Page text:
The immortal evergreen has become the symbol of the holidays because of its endurance against the bitter cold. Contrary to popular belief, they’re not the only flora that people put on a pedestal this time of year. In fact, there are plants all over the world that hold a special place in people’s heart because it reminds them of the one-time of the year, where everything is right in the world.
The first is a local favourite and a source of comfort for most people in the UK: the yule log. It is not an actual plant, as people do not really have “yule logs” as often as they once did. It did come from a plant, and Father Christmas is carrying a yule log, so that should count.
Longacres Garden Centre explained that the practise of the Yule log first began in Great Britain during the 1720s. Many historians believe that the practise was imported from German paganism, though; there have been plenty who dispute that claim. The purpose of the Yule log during those early years was to serve as an amulet for prosperity, and a protection against evil.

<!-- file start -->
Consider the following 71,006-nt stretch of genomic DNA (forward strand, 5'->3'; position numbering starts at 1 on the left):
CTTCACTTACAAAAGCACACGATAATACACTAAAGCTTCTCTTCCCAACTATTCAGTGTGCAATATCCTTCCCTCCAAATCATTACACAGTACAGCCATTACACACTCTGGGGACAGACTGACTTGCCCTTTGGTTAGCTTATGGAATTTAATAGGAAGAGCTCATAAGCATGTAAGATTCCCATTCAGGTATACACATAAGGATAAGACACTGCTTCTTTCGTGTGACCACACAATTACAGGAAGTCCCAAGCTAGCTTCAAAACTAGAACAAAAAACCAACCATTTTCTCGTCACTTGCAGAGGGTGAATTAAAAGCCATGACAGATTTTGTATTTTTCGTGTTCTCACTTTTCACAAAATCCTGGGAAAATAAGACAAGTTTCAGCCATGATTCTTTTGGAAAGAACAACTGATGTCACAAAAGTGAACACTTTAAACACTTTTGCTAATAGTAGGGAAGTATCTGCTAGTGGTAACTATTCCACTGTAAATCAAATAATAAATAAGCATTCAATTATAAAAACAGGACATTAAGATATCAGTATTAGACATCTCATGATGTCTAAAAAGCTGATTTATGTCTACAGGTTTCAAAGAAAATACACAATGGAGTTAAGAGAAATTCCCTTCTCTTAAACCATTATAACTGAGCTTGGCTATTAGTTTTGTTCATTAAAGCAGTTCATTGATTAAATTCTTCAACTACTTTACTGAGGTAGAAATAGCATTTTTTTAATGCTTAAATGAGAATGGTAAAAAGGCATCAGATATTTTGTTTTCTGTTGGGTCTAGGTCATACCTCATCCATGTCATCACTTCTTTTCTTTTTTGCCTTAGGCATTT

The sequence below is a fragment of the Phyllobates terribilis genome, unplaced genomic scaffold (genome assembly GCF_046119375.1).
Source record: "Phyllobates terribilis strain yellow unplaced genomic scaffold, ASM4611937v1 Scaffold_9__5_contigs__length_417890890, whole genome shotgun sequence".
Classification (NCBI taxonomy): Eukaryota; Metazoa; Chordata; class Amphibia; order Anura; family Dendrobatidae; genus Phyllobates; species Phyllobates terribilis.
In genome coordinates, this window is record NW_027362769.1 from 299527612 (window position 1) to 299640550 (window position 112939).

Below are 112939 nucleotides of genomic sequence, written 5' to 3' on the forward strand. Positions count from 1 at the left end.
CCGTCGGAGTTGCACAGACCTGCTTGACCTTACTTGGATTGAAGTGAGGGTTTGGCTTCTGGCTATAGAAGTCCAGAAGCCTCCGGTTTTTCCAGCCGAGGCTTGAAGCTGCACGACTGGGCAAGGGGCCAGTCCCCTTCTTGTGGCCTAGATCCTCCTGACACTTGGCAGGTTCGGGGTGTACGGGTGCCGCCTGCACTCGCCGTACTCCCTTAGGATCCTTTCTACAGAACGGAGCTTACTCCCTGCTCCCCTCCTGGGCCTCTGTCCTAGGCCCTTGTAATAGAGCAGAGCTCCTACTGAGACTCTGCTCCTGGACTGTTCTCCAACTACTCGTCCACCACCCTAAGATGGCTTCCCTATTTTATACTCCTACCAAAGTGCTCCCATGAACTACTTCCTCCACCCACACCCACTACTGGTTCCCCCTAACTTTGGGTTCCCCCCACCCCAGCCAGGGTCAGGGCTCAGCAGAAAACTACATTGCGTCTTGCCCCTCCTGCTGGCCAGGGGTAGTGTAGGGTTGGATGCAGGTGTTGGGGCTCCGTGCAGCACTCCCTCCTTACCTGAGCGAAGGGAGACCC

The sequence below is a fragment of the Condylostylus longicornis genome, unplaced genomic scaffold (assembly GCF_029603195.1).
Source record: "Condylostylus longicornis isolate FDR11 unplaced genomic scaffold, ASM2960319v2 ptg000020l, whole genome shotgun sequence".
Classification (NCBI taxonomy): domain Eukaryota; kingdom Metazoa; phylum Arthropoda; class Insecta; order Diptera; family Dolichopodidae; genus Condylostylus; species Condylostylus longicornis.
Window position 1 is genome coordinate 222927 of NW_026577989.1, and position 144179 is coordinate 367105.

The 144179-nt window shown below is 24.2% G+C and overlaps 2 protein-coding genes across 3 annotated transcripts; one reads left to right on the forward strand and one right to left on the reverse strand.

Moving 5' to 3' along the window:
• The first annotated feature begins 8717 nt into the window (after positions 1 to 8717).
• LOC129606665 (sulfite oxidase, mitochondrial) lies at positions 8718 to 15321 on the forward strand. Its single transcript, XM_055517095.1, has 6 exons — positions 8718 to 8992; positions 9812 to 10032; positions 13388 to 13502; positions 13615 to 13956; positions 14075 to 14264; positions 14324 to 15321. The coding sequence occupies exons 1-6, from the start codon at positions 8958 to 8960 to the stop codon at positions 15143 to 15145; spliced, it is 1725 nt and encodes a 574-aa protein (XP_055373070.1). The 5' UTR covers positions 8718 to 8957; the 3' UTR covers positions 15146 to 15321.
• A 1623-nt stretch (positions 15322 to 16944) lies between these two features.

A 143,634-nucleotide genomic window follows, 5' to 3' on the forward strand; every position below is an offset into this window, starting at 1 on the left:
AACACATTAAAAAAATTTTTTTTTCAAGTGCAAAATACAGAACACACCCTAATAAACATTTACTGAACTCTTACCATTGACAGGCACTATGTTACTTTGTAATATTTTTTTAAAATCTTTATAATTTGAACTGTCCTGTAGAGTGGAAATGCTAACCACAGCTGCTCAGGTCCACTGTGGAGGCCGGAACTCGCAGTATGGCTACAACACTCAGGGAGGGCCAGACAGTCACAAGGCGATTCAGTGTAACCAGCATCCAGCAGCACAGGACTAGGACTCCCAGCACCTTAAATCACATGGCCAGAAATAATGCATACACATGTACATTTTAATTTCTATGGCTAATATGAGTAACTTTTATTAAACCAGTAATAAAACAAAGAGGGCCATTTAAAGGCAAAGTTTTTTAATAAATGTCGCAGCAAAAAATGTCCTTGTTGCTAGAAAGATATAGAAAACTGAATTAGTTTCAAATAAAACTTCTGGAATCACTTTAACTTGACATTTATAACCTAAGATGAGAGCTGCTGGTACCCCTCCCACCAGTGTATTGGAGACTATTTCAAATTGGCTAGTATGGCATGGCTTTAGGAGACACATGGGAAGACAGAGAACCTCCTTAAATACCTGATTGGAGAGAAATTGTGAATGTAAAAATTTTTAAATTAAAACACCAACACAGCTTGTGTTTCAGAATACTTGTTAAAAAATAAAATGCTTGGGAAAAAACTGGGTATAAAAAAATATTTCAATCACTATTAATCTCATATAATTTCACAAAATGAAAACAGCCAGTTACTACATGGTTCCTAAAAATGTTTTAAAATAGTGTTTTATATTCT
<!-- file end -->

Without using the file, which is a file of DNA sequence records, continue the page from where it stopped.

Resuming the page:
Even the Spanish have their own version of the Yule log called Tio de Nadal. The logs are mostly found in the Catalan region during Christmas and according to legend drop gifts or children while they pray in another room. This is probably one of the most magical parts of the season for young Catalans.
Logs dropping presents for Christmas might be old news for people on this side of the Atlantic, but it is a guarantee that no one has ever heard of a saint radish before. The people of Oaxaca, Mexico start celebrating Christmas with the Night of the Radishes.
This is a tradition wherein farmers take the biggest radishes they can find and carve them into the images of saints, buildings, and pop icons. An underground root formed into the image of Elvis Presley may not be the first image that comes to mind during Christmas, but there are few things that help celebrate the yuletide season uniquely either.